On Friday I went to Cambridge to stay with Jenny and Matthew (and their son Douglas)
Crikey! Douglas does his Boris Johnson impression.
[click image to enlarge]
and to attend Cathal’s leaving party / St Patrick’s Day celebrations. After a few months you forget just how surreal a night out in a Cambridge pub can be.
I talked with a Chinese histopathologist about photography, in between her flitting around snapping shots of revellers. The identical replacement for my first real camera was £60 from eBay; hers and her brother’s first, an old Rollei, required them to save until they had collected two months’ salary.
I caught up with old colleagues, was offered an inevitably unpaid scientific collaboration, and listened to wildly contrasting views of what should be done with a gene factory when the flagship product is finally out of the door.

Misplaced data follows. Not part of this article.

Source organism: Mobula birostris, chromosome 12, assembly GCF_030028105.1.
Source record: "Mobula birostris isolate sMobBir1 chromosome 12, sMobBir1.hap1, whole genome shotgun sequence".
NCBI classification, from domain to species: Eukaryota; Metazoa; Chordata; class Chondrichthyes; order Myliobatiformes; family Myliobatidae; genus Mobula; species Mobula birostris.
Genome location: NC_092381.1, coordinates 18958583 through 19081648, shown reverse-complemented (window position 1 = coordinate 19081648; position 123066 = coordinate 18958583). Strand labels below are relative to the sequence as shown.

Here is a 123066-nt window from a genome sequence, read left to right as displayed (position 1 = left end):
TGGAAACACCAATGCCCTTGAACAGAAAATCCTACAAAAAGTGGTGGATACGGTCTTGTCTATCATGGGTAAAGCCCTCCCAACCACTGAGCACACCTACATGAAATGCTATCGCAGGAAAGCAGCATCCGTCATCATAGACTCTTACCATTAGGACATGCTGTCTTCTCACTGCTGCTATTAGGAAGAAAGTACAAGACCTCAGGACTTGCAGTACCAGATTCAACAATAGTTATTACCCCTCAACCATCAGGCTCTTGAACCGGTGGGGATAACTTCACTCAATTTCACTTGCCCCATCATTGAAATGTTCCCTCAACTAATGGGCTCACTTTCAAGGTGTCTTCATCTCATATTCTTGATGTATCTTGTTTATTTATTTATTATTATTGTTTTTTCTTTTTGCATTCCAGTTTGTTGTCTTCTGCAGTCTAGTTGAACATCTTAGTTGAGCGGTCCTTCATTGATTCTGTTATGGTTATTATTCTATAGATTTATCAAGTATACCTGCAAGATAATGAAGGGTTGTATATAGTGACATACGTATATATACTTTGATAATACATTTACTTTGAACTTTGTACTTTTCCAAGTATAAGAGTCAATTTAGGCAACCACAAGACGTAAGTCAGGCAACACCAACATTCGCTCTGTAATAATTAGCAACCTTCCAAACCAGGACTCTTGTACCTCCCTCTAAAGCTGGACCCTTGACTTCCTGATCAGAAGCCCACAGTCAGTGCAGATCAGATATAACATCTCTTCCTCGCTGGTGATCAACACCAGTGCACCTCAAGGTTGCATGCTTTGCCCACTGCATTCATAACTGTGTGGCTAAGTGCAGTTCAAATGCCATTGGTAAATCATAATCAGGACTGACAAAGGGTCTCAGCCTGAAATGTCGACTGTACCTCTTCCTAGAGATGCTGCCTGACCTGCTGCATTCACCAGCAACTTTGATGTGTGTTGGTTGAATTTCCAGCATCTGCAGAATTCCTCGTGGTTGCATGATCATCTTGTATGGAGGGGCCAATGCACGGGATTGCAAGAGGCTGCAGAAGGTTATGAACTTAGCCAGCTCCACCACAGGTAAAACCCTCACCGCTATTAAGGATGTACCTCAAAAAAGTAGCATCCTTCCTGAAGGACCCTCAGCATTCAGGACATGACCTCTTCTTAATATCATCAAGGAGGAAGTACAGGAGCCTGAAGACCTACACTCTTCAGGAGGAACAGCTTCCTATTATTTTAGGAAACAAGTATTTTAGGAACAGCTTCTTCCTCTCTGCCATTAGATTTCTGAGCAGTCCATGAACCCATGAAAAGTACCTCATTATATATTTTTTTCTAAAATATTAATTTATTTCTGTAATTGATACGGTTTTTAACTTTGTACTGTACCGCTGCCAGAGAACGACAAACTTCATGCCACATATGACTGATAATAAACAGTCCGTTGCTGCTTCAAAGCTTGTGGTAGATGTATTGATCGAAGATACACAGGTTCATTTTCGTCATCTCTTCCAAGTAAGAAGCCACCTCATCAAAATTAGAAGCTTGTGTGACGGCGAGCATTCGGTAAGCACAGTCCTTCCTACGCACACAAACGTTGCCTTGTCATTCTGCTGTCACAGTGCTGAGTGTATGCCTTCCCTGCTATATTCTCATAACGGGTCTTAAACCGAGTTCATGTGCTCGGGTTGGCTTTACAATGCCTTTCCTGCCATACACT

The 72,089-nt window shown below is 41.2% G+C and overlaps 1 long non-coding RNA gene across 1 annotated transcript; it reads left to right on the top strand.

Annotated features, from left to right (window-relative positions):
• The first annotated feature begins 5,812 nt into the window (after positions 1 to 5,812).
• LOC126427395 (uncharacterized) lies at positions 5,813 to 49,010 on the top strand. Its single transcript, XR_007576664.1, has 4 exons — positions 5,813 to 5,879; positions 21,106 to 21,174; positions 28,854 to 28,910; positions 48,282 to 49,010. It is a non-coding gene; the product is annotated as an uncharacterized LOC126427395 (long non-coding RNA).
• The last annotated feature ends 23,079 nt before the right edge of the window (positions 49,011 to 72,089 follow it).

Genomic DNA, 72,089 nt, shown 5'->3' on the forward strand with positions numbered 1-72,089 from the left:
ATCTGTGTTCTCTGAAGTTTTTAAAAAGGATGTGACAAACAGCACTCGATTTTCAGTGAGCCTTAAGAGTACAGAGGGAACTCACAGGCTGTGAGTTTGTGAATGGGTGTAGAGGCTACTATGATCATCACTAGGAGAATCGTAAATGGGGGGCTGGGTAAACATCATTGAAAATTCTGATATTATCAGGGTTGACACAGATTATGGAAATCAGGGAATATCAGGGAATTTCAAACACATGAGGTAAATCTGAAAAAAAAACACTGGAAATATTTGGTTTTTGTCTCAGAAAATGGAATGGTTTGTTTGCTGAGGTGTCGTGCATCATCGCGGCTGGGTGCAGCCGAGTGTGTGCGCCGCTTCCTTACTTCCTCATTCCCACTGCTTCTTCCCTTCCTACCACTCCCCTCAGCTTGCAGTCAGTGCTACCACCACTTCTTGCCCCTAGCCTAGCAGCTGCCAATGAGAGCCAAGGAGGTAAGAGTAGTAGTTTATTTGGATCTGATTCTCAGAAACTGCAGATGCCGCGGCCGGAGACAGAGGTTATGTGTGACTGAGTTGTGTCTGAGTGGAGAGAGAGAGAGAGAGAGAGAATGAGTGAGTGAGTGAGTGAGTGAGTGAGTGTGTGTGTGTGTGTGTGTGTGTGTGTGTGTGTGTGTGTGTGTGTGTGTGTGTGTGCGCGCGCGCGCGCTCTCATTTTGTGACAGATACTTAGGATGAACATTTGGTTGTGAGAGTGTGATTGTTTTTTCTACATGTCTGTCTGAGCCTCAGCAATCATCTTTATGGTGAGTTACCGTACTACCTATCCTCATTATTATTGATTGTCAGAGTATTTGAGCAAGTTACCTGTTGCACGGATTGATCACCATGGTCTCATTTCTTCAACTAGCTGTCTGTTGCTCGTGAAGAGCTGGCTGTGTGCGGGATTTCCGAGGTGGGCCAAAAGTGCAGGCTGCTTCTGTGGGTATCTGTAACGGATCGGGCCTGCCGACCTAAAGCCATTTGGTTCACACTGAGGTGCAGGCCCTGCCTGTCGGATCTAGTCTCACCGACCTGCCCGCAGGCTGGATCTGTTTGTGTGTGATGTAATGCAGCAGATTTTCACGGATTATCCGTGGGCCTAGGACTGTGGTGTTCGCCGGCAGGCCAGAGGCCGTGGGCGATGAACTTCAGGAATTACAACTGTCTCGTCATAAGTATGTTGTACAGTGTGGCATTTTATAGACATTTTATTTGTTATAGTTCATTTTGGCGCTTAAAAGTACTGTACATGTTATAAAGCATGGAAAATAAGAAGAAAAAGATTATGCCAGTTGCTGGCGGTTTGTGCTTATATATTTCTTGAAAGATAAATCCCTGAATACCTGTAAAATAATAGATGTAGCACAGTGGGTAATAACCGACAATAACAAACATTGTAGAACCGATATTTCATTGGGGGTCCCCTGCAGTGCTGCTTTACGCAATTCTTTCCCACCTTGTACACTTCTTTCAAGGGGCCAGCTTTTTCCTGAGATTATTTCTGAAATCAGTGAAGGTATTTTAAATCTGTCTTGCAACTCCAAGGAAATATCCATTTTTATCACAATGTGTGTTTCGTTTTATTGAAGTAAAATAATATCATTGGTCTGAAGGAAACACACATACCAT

And I met the lead singer and drummer from Britain’s top Bon Jovi tribute band. When I mentioned this to people afterwards they all said, “Why would anyone want to be in a Bon Jovi tribute band?” Strangely enough, the members of the Bon Jovi tribute band admitted that very often on stage they’d think, “What the fuck am I doing here on stage, with my shirt off, in a Bon Jovi tribute band?” As far as I could see the answer was: “Making surprisingly good money.” As “Jon Bon Jovi” himself pointed out, he’s always managed to make a living making music and that is about as rare as a jazz chord on
an AC:DC album a Bryan Adams album.
The lead singer is exactly what you would expect. He’s from Detroit. He used to be in one of the United States’ leading Mötley Crüe tribute bands (until the call came to England via the global tribute band grapevine). His big hair is a remarkably convincing wig. His favourite word seems to be “motherfucker”. If the bottom falls out of the Bon Jovi tribute market, he could clearly make a fortune doing voiceovers for all kinds of extreme sports broadcasts.
Then it was on to an Irish pub round the corner from where I used to live. The lights were off, but there were definitely a lot of people in, many of them getting past the door by claiming to know Cathal. I left before the rebel songs started.